AI influencers are everywhere these days. Love or hate them, these virtual models and brand ambassadors are sparking chatter. But is this just a gimmicky fad or can CGI personas really move the needle for brands? Spoiler alert – when strategically deployed, early adopters are seeing serious success.

As a marketing analyst, I’ve been tracking this emerging influencer niche closely. I’ll admit, I was skeptical at first. But the creative applications and measurable results have won me over.

Let’s dive into 5 big-name brands across diverse sectors that have skillfully gotten in on the ground floor. Analyzing their varied approaches and achievements provides compelling insights into this futuristic tactic.


When powerhouse Prada introduced CGI fashion model Candy in 2021 as the face of their perfume line, I’ll admit I was intrigued but uncertain. However, Candy’s embodiment of Prada’s cutting-edge couture aesthetic and appeal with younger demographics quickly proved this was no gimmick.

Here are some key details on Prada’s successful adoption of an AI influencer:

I’m excited to see how Prada will continue pioneering CGI influencers that organically align with their luxury identity. An interactive virtual store with AI shopping assistants could offer immersive high-end experiences that attract younger audiences. Prada is poised to keep innovating in imaginative ways.


Fast food giant KFC is creatively keeping its founder Colonel Sanders relevant. The animated version of the Colonel appears across social media and ads, quipping about new products and generally acting as the brand’s personification.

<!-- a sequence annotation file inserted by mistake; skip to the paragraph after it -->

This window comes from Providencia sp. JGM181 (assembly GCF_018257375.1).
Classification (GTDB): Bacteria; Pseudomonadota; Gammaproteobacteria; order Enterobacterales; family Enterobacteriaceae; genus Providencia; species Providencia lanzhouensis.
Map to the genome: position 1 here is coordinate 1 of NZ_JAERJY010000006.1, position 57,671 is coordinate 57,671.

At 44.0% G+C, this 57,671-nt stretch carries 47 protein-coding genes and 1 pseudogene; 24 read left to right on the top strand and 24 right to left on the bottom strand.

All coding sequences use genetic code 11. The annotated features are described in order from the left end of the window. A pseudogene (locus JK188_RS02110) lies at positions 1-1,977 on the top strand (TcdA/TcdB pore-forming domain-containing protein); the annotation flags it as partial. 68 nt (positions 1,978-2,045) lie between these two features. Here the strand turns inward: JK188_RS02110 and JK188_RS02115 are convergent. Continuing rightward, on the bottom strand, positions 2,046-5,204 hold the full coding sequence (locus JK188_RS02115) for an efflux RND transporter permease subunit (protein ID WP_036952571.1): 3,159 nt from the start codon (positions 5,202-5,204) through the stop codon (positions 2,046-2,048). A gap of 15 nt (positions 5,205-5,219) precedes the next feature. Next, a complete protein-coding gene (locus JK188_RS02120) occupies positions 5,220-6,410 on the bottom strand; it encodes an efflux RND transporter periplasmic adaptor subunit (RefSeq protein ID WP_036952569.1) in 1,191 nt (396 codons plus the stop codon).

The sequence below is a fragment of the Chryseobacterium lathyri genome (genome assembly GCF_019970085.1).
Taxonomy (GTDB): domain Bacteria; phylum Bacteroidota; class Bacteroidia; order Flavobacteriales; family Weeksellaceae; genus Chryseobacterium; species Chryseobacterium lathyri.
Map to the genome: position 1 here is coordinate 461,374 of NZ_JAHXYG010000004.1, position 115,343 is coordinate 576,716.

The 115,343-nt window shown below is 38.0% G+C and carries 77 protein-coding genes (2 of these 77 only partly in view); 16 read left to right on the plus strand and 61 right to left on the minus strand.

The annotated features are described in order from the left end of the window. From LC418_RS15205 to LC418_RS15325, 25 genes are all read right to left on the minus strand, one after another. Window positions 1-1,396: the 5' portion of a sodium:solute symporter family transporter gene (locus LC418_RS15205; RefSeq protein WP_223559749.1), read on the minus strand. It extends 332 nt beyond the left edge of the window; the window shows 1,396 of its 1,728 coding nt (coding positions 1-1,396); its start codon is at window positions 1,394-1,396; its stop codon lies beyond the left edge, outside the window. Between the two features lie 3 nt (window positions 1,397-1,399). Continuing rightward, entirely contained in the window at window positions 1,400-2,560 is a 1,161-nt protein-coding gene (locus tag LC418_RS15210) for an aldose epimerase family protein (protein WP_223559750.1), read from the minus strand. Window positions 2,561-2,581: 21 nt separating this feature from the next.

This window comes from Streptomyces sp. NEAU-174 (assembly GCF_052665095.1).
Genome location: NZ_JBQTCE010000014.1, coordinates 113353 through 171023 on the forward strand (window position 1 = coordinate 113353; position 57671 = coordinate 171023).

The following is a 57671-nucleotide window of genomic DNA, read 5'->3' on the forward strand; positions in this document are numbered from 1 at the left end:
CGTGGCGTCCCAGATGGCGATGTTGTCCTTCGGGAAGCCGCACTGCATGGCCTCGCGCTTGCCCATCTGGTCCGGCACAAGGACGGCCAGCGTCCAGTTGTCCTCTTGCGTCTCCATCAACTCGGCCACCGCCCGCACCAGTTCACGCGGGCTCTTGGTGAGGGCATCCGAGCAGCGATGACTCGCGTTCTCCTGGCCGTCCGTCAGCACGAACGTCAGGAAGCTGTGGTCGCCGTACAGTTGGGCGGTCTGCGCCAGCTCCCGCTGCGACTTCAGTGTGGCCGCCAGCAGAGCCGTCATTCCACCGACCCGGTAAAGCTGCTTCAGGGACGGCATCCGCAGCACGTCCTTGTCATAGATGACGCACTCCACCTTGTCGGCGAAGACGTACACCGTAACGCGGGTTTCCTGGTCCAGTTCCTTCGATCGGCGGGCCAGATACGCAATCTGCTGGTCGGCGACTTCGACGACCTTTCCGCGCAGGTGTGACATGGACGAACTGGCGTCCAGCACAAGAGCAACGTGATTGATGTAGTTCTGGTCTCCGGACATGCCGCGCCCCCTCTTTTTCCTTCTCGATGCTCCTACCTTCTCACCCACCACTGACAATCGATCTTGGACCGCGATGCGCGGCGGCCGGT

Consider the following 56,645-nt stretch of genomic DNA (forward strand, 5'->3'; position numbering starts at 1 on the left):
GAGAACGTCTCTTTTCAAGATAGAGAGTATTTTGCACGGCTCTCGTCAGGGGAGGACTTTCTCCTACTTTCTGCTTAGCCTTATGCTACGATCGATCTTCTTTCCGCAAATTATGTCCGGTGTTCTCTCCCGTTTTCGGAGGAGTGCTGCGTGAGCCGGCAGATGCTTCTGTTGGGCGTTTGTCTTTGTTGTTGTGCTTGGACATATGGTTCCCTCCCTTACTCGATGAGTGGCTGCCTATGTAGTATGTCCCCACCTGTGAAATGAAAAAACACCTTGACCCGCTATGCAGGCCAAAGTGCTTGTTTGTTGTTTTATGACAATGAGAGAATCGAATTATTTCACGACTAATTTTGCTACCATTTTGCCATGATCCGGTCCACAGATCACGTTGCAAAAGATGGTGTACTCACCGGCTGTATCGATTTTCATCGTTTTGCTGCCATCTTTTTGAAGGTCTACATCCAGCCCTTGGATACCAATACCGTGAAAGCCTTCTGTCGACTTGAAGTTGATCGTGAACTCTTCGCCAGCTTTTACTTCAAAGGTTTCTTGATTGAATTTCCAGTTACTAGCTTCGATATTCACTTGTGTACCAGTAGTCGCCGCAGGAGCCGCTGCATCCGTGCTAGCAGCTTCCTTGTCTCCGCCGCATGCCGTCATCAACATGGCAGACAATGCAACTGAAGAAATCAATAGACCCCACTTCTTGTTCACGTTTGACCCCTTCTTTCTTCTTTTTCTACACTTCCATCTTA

This CGI spokesperson earns laughs and likes while allowing KFC to control the Colonel’s narrative. And he rarely complains about early morning shoots! The consistency and cost savings versus human celebs make the virtual Colonel a savvy investment.

Here are some key ways the virtual Colonel Sanders has paid off:

I’ll be watching for KFC to potentially expand the Colonel’s role through new video series, branded gaming integrations, and a custom voice assistant. 


LG Electronics made the bold choice to have their AI influencer Reah Keem headline their keynote at the prestigious Consumer Electronics Show (CES) in 2021.

This risk paid off, with Reah expertly showcasing LG’s innovations like self-driving robots before captivating crowds. Media buzz was ubiquitous, with LG receiving over 50 articles highlighting their embrace of AI technology. Reah’s existence alone aligns with LG’s tech leader brand image.

Here are some of the achievements and impacts of LG’s AI influencers:

LG got prime value out of its modest investment in an AI influencer. It will be interesting to see LG leverage increasingly lifelike AI brand representatives across global launches and trade shows.

To lead innovation, LG could also develop its own proprietary CGI influencer tech. The future looks bright and virtual for this tech giant.